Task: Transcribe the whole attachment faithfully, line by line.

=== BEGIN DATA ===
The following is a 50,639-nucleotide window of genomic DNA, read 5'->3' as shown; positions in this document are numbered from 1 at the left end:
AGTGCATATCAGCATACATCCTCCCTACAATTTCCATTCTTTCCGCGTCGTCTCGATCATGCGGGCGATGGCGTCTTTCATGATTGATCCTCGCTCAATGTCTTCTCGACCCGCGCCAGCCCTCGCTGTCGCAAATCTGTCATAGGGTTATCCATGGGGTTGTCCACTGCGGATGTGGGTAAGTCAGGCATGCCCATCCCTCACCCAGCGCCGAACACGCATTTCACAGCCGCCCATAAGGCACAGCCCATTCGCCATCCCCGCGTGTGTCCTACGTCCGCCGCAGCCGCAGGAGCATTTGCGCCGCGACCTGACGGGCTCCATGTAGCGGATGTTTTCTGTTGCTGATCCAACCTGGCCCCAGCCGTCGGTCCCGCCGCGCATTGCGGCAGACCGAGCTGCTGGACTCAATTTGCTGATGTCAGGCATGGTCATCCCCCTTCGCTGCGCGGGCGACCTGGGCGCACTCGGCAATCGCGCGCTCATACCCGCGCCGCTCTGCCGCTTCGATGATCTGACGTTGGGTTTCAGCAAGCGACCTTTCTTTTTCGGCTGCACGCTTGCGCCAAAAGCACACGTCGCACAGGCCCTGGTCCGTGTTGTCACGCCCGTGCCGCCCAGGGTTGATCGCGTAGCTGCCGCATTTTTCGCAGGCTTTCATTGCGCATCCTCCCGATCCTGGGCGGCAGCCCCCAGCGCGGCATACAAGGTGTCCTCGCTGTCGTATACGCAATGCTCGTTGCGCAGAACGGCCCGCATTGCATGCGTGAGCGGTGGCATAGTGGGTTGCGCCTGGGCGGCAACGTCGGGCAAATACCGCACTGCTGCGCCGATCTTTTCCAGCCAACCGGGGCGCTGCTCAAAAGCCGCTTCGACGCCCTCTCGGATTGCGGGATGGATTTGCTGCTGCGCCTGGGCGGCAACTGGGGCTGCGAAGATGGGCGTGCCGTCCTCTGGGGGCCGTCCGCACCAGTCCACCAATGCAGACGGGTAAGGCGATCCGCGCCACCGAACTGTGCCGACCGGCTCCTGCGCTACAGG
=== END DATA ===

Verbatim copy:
The following is a 50,639-nucleotide window of genomic DNA, read 5'->3' as shown; positions in this document are numbered from 1 at the left end:
AGTGCATATCAGCATACATCCTCCCTACAATTTCCATTCTTTCCGCGTCGTCTCGATCATGCGGGCGATGGCGTCTTTCATGATTGATCCTCGCTCAATGTCTTCTCGACCCGCGCCAGCCCTCGCTGTCGCAAATCTGTCATAGGGTTATCCATGGGGTTGTCCACTGCGGATGTGGGTAAGTCAGGCATGCCCATCCCTCACCCAGCGCCGAACACGCATTTCACAGCCGCCCATAAGGCACAGCCCATTCGCCATCCCCGCGTGTGTCCTACGTCCGCCGCAGCCGCAGGAGCATTTGCGCCGCGACCTGACGGGCTCCATGTAGCGGATGTTTTCTGTTGCTGATCCAACCTGGCCCCAGCCGTCGGTCCCGCCGCGCATTGCGGCAGACCGAGCTGCTGGACTCAATTTGCTGATGTCAGGCATGGTCATCCCCCTTCGCTGCGCGGGCGACCTGGGCGCACTCGGCAATCGCGCGCTCATACCCGCGCCGCTCTGCCGCTTCGATGATCTGACGTTGGGTTTCAGCAAGCGACCTTTCTTTTTCGGCTGCACGCTTGCGCCAAAAGCACACGTCGCACAGGCCCTGGTCCGTGTTGTCACGCCCGTGCCGCCCAGGGTTGATCGCGTAGCTGCCGCATTTTTCGCAGGCTTTCATTGCGCATCCTCCCGATCCTGGGCGGCAGCCCCCAGCGCGGCATACAAGGTGTCCTCGCTGTCGTATACGCAATGCTCGTTGCGCAGAACGGCCCGCATTGCATGCGTGAGCGGTGGCATAGTGGGTTGCGCCTGGGCGGCAACGTCGGGCAAATACCGCACTGCTGCGCCGATCTTTTCCAGCCAACCGGGGCGCTGCTCAAAAGCCGCTTCGACGCCCTCTCGGATTGCGGGATGGATTTGCTGCTGCGCCTGGGCGGCAACTGGGGCTGCGAAGATGGGCGTGCCGTCCTCTGGGGGCCGTCCGCACCAGTCCACCAATGCAGACGGGTAAGGCGATCCGCGCCACCGAACTGTGCCGACCGGCTCCTGCGCTACAGG